Explorer of The Seas carries 3100 passengers, offering amenities in the immediate vicinity that are dedicated to those passengers and people associated with them, either dropping off or picking up passengers, would no doubt bring much more tourist spending to the area.

    Our airports and their infrastructure seem to be constantly upgraded, yet our Port passenger terminal probably hasn’t changed since the 1960’s

    For my relatives, Munchies car park and a hike over the railway footbridge in a blistering 35 deg C was the last experience of Fremantle they had. (no disrespect to Munchies)

    (Having said all that, Fremantle is a far sight better than Adelaide, which is the ships next port of call.)

    As for the bigger picture of the port’s redevelopment, I agree that the working Port is a dynamic environment and having lived there, it has many attractive qualities. It is a constantly changing landscape for one. Finding a balance between the redevelopment and it’s functionality is the challenge.

    Regards
    Gareth

  5. Paula Amaral says:

    “Instead imagine a publicly accessible historic port waterfront from the WA Maritime Museum down to the Fremantle traffic bridge.”

    I love this imagined scenario, you just forgot to include Cantonment Hill in it.
    The Hill has a historic connection to the port, and the best views of the port in the whole of Fremantle. We could still have our interpretation/visitor centre on the ground floor of the Signal Station and public access to its roof terrace for visitors to enjoy the 360 degree spectacular views of the City and its historical sites.
    I really don’t understand why most elected members of the COF just don’t get the historical significance/potential of Cantonment Hill.
    Very sad!!!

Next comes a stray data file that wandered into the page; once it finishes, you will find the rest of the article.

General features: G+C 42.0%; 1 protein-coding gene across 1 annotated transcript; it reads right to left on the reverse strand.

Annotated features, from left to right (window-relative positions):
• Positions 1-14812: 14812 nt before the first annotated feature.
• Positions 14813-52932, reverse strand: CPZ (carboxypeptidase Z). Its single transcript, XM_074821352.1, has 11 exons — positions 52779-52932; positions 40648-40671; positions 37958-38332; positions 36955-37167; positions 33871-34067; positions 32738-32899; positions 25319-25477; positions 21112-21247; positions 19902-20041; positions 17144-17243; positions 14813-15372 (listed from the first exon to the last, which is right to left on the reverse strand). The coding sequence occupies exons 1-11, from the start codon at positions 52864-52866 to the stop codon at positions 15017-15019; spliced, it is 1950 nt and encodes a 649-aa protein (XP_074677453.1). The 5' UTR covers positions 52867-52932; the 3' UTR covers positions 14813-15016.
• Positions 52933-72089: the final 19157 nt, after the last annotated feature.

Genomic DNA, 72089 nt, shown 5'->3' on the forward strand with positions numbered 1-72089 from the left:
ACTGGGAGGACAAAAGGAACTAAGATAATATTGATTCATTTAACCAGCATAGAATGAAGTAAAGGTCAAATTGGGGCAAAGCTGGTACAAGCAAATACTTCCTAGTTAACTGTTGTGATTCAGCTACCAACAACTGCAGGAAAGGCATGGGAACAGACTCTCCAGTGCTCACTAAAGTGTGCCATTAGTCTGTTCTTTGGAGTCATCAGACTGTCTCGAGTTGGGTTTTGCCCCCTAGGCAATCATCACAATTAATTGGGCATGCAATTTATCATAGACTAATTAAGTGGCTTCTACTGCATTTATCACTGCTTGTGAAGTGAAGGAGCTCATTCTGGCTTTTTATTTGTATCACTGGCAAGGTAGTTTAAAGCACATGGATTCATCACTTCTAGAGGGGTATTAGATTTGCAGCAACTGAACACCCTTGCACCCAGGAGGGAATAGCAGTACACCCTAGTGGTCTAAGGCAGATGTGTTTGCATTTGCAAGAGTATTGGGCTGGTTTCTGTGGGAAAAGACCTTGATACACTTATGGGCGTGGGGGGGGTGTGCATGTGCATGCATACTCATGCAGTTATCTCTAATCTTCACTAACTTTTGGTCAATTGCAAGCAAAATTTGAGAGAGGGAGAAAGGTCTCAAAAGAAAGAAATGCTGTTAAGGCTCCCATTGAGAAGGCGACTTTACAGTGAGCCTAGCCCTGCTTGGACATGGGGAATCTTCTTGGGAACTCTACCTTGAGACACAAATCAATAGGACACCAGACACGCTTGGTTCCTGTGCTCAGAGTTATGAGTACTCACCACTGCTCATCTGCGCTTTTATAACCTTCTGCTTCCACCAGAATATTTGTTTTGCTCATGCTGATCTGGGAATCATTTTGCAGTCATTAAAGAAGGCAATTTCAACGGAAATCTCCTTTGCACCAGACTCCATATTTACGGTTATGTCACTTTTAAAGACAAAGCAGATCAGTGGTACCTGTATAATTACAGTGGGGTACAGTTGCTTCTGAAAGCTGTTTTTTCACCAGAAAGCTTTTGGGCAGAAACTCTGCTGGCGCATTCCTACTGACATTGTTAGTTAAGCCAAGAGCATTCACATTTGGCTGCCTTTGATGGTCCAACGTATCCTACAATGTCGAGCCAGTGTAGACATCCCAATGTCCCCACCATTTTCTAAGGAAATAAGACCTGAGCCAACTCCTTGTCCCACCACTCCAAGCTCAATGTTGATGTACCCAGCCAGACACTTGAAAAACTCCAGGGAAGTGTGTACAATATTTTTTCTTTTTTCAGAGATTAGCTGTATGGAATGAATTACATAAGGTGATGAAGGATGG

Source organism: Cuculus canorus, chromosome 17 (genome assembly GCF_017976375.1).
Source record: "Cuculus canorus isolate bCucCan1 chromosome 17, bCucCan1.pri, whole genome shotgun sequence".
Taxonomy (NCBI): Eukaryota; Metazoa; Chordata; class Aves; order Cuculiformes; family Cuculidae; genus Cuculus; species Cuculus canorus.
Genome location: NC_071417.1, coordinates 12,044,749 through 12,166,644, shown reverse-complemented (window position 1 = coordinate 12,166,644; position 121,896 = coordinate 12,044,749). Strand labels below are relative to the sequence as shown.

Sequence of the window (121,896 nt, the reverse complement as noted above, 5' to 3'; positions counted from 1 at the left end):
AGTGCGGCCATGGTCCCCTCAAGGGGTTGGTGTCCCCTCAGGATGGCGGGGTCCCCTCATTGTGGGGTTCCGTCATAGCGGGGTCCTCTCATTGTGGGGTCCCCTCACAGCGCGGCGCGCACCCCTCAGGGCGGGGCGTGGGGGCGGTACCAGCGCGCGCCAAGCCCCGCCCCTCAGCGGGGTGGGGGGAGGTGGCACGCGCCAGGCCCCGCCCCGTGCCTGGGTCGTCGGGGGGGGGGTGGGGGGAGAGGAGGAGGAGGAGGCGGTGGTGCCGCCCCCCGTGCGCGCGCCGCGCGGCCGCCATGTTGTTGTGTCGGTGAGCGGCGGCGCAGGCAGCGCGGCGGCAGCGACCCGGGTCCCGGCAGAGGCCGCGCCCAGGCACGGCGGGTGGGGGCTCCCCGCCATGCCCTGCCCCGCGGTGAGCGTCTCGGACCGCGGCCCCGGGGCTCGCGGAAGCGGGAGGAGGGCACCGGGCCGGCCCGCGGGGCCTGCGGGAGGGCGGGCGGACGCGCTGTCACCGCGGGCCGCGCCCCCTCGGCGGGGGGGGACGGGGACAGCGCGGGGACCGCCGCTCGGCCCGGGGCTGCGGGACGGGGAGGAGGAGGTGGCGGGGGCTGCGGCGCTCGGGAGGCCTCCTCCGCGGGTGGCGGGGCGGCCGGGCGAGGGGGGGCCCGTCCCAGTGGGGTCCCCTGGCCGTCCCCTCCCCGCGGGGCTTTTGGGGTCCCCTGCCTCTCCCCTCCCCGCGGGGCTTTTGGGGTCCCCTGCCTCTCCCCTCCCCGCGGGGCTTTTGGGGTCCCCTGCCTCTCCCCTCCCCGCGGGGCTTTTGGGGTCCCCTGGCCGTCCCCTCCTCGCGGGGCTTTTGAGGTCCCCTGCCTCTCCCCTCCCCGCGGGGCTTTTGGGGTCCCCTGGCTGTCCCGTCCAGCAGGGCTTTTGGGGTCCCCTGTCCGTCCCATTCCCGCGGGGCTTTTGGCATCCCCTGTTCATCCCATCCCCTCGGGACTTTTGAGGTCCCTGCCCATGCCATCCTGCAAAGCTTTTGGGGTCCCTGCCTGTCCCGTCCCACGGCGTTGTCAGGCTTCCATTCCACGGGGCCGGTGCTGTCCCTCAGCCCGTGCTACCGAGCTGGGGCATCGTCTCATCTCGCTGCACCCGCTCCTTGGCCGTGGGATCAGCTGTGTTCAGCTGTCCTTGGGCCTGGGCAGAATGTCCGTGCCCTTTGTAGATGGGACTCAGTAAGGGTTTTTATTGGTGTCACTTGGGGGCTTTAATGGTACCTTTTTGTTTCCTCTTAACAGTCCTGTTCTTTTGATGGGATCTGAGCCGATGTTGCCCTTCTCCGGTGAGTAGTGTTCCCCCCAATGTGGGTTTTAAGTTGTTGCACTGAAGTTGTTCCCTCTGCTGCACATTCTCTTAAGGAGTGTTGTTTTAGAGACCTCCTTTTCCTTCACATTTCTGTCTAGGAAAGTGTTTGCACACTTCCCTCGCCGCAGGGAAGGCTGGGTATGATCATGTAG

6. maquismail says:

    I can’t upload photos here but I took some too as I was passing. Red faced suffering older couples struggling down to the Freo end of the foot bridge – I think the Munchies drinks fridge may genuinely have saved lives.

  7. Paul says:

    I agree with the sentiments above – The welcome to Fremantle view that cruise passengers get is very uninspiring. I have lost count of the number of times I have had to re-direct confused cruise passengers wondering past ugly car yards in the Eastern part of Fremantle looking for the CBD. The signage needs to be drastically improved.

    Many elderly passengers are faced with a very high, ugly railway bridge to haul their luggage over only to face a walk along a path of broken pavers, no shade and degraded buildings. Is there no tree lined boulevard strategy in place to make Beach Street an entry statement.

    The Freo port is certainly a dynamic environment – bringing the cruise experience closer to the Train station could help create a vibrant new precinct better integrated with Freo CBD.

    For many people this is the first experience they have of Western Australia let alone Fremantle.